The man, the fear and the lake

ROBBO PRESENTS... Classic Wheels EPIC TALES FROM OUR ARCHIVES FIRST PUBLISHED APRIL, 1981

Evan Green

IT’S NOW MORE THAN 50 YEARS SINCE DONALD CAMPBELL BECAME THE FASTEST MAN ON THE PLANET, HIS BLUEBIRD THE QUICKEST CAR, THE SIMMERING SALT PANS OF SOUTH AUSTRALIA’S FABLED LAKE EYRE ENGRAVED FOREVER AS THE LOCATION WHERE IT HAPPENED.

Evan Green’s enthralling two-part epic of how Campbell registered an average speed of 648.7km/h with back-to-back passes near Muloorina Station may just be the best-written Wheels story.

When Evan left Holden (GMH as it was then) through ill health after a stint as PR director, I asked him if he would be interested in writing for Wheels. “Well,” he said, “not if it interferes with Gavin’s work.” Gavin, Evan’s eldest son, was then working freelance for Wheels from London. Fortunately for all of us, the concerned father agreed that first-person stories about the 1950s and 60s couldn’t be duplicated by any works from Gavin, who went on to succeed Steve Cropley as editor of Car magazine.

We talked through a number of story ideas and decided Evan’s time as manager of Campbell’s 1964 attempt on the land speed record deserved to be an appropriate beginning.

We agreed on 4000 words as the upper limit.

A few weeks later, a mildly embarrassed Evan arrived with the manuscript: just the first two-thirds and stretching to 7000 words. I knew from my first reading that not one word could be cut. So we ran all 12,000 words – surely Wheels’ longest story – over the November and December 1981 issues. It is a marvelous yarn, best read at one sitting and savoured over a glass of quality wine.

The Motor, a now departed English weekly, asked to reprint the story. Evan was delighted, and so were we. It subsequently appeared, minus wife Tonia Campbell’s dirty joke.

A couple of months after the story ran, Tonia, then working as a nightclub singer in Los Angeles, wrote to Wheels (April, 1982): “Congrats on the super story about DC. It’s the best I’ve read and goodness knows how many have ever been written… I’m glad the old boy is remembered for the character he was.”

Tonia admitted that she had written the same story, but told us, “Frankly it needs re-writing (part of the book is by Donald). I called it Bluebirds and Windmills.” It took another 20 years for Tonia to eventually publish her book, under the title My Speed King: Life With Donald Campbell.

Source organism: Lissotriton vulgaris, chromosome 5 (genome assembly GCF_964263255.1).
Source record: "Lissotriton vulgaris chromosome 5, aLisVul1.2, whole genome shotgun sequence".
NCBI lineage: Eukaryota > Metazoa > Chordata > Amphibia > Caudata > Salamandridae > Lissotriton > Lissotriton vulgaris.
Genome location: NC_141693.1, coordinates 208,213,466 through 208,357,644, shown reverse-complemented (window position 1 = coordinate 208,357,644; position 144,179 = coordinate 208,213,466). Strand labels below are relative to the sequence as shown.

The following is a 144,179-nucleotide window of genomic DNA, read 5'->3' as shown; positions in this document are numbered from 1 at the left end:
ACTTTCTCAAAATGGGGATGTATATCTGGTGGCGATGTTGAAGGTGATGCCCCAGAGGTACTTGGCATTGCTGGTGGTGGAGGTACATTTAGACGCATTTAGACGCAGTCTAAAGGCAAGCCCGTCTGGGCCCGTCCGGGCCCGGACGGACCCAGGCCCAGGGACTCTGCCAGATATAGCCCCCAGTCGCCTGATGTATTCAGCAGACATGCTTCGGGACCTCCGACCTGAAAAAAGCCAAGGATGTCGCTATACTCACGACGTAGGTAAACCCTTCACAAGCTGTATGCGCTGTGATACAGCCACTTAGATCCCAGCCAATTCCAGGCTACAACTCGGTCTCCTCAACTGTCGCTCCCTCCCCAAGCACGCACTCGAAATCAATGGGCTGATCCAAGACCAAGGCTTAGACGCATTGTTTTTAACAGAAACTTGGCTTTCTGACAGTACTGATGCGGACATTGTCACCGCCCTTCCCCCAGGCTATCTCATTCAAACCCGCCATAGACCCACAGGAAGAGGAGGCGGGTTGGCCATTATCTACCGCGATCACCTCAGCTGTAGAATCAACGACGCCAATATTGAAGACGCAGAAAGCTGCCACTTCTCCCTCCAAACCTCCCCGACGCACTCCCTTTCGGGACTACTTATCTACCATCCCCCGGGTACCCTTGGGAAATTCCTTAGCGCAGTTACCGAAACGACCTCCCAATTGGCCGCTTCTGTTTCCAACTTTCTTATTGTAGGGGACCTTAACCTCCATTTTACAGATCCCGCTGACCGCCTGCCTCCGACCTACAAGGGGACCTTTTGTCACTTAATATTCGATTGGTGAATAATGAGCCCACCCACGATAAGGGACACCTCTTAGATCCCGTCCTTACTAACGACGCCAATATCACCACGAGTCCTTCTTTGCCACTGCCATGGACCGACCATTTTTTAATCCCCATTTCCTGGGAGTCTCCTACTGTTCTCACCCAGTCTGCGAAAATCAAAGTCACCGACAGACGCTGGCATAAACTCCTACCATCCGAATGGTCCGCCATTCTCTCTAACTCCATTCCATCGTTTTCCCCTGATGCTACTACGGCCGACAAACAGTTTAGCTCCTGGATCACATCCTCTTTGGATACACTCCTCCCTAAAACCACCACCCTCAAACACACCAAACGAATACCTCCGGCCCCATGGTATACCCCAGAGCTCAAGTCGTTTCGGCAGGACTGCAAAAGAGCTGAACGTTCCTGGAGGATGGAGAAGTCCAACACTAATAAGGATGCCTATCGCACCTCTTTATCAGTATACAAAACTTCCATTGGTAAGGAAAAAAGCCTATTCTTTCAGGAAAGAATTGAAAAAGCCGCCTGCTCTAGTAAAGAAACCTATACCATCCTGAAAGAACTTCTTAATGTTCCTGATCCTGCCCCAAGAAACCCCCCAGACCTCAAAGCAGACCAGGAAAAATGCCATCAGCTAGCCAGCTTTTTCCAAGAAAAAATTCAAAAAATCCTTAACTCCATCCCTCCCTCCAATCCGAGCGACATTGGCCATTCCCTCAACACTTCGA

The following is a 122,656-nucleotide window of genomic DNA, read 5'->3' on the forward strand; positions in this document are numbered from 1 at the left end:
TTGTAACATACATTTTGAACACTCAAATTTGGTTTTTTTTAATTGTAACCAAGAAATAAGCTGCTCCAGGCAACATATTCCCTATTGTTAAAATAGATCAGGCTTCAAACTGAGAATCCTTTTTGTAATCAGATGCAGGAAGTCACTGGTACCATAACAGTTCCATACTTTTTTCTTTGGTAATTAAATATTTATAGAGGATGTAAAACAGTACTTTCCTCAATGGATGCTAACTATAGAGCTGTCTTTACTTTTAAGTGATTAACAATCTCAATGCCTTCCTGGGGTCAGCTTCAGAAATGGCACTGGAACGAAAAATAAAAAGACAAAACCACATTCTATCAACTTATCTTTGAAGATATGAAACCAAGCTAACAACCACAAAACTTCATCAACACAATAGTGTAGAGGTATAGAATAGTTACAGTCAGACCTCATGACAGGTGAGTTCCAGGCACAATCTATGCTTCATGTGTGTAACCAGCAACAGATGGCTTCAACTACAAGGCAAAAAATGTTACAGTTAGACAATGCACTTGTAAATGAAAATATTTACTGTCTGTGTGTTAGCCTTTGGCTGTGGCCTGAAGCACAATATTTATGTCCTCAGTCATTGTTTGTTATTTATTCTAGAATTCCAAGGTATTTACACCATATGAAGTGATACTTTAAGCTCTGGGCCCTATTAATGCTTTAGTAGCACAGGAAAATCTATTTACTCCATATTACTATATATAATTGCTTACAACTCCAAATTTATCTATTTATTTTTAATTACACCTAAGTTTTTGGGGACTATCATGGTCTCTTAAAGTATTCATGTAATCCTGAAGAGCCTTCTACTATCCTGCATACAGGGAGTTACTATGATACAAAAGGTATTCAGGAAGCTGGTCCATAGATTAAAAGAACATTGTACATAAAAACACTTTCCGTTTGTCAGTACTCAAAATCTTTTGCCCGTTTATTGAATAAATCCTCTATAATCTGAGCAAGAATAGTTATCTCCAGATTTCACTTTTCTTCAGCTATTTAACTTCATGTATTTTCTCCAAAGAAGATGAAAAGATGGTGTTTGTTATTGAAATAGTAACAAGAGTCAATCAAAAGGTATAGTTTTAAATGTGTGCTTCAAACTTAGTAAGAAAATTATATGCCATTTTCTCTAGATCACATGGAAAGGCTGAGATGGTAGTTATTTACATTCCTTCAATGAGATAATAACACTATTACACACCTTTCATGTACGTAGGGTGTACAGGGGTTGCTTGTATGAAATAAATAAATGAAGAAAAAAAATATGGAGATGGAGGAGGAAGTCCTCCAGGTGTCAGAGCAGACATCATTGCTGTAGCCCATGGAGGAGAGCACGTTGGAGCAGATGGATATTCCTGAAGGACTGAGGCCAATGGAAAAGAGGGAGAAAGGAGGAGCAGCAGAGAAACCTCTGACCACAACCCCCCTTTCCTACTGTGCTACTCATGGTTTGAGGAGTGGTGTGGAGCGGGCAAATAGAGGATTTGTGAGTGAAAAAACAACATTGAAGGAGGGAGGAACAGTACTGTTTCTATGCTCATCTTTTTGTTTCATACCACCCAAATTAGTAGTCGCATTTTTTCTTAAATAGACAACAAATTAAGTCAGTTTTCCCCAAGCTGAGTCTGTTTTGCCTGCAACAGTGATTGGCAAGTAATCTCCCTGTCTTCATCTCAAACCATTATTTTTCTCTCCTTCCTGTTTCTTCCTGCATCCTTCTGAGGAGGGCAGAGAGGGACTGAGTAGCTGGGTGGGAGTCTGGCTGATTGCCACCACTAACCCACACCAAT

“He was brave, fearful, loyal, treacherous. Highly intelligent, supremely foolish. Religious one moment, an atheist the next. Saint Donald, Don the con. You name it. Donald Campbell was it.” EVAN GREEN

Deadly obsession

DONALD Campbell was obsessed with becoming the first man to break both the land and water speed records in the same year.

He achieved the double on December 31, 1964, when he clocked 444.7km/h at Lake Dumbleyung near Perth, WA, in his Bluebird K7 boat. That wasn’t enough: his next target was to take a rocket-powered car – to be named Bluebird Mach 1.1 – to 1350km/h.

To publicise this project, Campbell took another shot at raising the water speed record. On January 4, 1967, at Coniston Water in England’s Lake District, Campbell’s Bluebird K7 boat flipped at an estimated 528km/h. Campbell was killed instantly. His body and the K7 were not recovered until 2001.

Also in Wheels, November/December 1981

MITSUBISHI Sigma is Australia’s first production turbo; Lamborghini’s Countach S takes on Victoria’s Great Ocean Road; Wheels explores why some cars sold in Australia cost twice their overseas equivalents; the four-cylinder engine remains the new VL Commodore’s worst feature; Volvo takes a fleet of cars to the Red Centre; an unnamed Wheels reporter spends a week as a new-car salesman

Next issue

The notorious Romsey Quints is sent packing in a Jaguar XJ-S to Queensland in the hope he would get lost, never to return. He did return, and wrote a classic tale of his sojourn into the land of Joh.

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